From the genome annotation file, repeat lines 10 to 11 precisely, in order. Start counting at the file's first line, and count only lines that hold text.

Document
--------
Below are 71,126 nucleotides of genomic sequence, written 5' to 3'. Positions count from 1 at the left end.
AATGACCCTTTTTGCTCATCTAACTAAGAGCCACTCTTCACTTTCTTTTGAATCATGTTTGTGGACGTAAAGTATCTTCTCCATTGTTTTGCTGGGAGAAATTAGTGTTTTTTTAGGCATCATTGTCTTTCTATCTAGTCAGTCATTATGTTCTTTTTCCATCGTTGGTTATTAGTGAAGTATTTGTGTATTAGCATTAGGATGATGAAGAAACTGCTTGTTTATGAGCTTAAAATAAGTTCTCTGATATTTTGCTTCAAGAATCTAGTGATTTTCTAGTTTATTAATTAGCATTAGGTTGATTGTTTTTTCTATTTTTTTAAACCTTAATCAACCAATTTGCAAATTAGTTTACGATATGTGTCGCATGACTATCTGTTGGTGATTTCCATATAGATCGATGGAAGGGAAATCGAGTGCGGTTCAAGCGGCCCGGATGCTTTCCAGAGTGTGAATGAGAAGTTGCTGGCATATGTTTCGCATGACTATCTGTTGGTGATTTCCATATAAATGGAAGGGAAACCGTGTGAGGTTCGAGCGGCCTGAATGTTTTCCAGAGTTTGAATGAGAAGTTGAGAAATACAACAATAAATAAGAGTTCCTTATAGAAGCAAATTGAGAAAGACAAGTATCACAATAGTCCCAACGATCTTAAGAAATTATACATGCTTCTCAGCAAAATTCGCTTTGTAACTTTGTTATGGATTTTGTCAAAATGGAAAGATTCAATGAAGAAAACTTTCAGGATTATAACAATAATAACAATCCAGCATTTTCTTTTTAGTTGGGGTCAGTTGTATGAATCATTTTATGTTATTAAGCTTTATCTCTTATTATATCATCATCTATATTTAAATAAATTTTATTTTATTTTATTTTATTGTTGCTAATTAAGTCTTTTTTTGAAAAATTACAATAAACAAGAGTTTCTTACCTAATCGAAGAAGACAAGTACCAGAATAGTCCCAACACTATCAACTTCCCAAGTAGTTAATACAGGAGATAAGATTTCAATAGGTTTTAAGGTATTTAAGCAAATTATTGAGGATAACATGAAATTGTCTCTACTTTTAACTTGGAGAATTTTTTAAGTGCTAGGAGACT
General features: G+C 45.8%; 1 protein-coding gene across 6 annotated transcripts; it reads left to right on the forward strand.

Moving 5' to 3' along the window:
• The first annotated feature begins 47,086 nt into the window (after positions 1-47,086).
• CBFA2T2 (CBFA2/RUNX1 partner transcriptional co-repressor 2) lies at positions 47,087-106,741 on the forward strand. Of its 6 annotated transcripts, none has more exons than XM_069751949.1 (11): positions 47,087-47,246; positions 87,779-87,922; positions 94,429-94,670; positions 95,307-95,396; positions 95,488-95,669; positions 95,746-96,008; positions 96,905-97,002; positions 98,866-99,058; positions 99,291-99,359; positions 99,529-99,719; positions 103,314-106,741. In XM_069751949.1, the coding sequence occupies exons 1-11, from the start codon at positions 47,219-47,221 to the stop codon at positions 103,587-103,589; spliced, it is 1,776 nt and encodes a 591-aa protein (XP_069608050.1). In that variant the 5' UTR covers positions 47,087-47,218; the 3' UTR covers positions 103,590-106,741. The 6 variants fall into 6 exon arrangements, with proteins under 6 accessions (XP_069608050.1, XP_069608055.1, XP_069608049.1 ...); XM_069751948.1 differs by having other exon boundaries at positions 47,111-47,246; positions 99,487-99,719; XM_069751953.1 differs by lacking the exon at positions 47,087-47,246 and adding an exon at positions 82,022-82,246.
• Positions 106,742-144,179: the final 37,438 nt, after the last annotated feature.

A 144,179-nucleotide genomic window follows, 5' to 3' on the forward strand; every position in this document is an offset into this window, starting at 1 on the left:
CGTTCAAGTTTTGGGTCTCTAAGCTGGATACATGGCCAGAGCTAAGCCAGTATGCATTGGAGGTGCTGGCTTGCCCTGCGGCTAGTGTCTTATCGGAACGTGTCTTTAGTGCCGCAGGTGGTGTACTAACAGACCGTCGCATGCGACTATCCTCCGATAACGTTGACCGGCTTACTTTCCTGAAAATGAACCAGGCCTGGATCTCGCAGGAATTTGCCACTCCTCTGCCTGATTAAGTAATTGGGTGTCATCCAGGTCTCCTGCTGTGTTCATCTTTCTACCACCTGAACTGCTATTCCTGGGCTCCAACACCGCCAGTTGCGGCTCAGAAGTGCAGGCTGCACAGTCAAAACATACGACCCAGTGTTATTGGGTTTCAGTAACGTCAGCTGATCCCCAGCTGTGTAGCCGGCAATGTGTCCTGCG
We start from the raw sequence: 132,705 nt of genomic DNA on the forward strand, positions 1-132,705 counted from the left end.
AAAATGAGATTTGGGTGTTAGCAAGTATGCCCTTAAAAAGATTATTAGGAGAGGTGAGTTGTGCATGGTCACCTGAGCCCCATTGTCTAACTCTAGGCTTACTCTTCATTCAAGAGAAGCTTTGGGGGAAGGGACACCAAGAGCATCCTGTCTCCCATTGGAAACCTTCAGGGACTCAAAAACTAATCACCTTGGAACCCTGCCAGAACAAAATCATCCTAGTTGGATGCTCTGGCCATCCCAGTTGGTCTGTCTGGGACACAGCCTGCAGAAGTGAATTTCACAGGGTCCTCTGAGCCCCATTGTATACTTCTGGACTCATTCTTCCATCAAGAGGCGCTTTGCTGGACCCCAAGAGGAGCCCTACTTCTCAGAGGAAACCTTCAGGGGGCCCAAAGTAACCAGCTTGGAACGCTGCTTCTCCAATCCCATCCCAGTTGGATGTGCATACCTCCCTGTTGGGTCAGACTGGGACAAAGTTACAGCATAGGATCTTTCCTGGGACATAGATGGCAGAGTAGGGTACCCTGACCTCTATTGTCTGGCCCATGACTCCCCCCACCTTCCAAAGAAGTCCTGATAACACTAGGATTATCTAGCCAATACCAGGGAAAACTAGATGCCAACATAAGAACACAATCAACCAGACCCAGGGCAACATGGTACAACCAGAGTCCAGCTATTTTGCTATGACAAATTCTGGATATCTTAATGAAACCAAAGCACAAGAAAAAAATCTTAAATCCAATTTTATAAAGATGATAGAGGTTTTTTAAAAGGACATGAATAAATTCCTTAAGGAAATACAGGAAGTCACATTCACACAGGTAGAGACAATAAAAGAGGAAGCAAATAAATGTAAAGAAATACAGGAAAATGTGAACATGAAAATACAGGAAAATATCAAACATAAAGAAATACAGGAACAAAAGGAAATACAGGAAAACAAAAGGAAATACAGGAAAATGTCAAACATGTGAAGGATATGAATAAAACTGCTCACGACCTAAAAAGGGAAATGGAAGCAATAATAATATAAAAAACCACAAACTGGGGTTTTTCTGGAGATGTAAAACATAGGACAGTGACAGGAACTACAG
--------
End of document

We start from the raw sequence: 132,705 nt of genomic DNA on the forward strand, positions 1-132,705 counted from the left end.
AAAATGAGATTTGGGTGTTAGCAAGTATGCCCTTAAAAAGATTATTAGGAGAGGTGAGTTGTGCATGGTCACCTGAGCCCCATTGTCTAACTCTAGGCTTACTCTTCATTCAAGAGAAGCTTTGGGGGAAGGGACACCAAGAGCATCCTGTCTCCCATTGGAAACCTTCAGGGACTCAAAAACTAATCACCTTGGAACCCTGCCAGAACAAAATCATCCTAGTTGGATGCTCTGGCCATCCCAGTTGGTCTGTCTGGGACACAGCCTGCAGAAGTGAATTTCACAGGGTCCTCTGAGCCCCATTGTATACTTCTGGACTCATTCTTCCATCAAGAGGCGCTTTGCTGGACCCCAAGAGGAGCCCTACTTCTCAGAGGAAACCTTCAGGGGGCCCAAAGTAACCAGCTTGGAACGCTGCTTCTCCAATCCCATCCCAGTTGGATGTGCATACCTCCCTGTTGGGTCAGACTGGGACAAAGTTACAGCATAGGATCTTTCCTGGGACATAGATGGCAGAGTAGGGTACCCTGACCTCTATTGTCTGGCCCATGACTCCCCCCACCTTCCAAAGAAGTCCTGATAACACTAGGATTATCTAGCCAATACCAGGGAAAACTAGATGCCAACATAAGAACACAATCAACCAGACCCAGGGCAACATGGTACAACCAGAGTCCAGCTATTTTGCTATGACAAATTCTGGATATCTTAATGAAACCAAAGCACAAGAAAAAAATCTTAAATCCAATTTTATAAAGATGATAGAGGTTTTTTAAAAGGACATGAATAAATTCCTTAAGGAAATACAGGAAGTCACATTCACACAGGTAGAGACAATAAAAGAGGAAGCAAATAAATGTAAAGAAATACAGGAAAATGTGAACATGAAAATACAGGAAAATATCAAACATAAAGAAATACAGGAACAAAAGGAAATACAGGAAAACAAAAGGAAATACAGGAAAATGTCAAACATGTGAAGGATATGAATAAAACTGCTCACGACCTAAAAAGGGAAATGGAAGCAATAATAATATAAAAAACCACAAACTGGGGTTTTTCTGGAGATGTAAAACATAGGACAGTGACAGGAACTACAG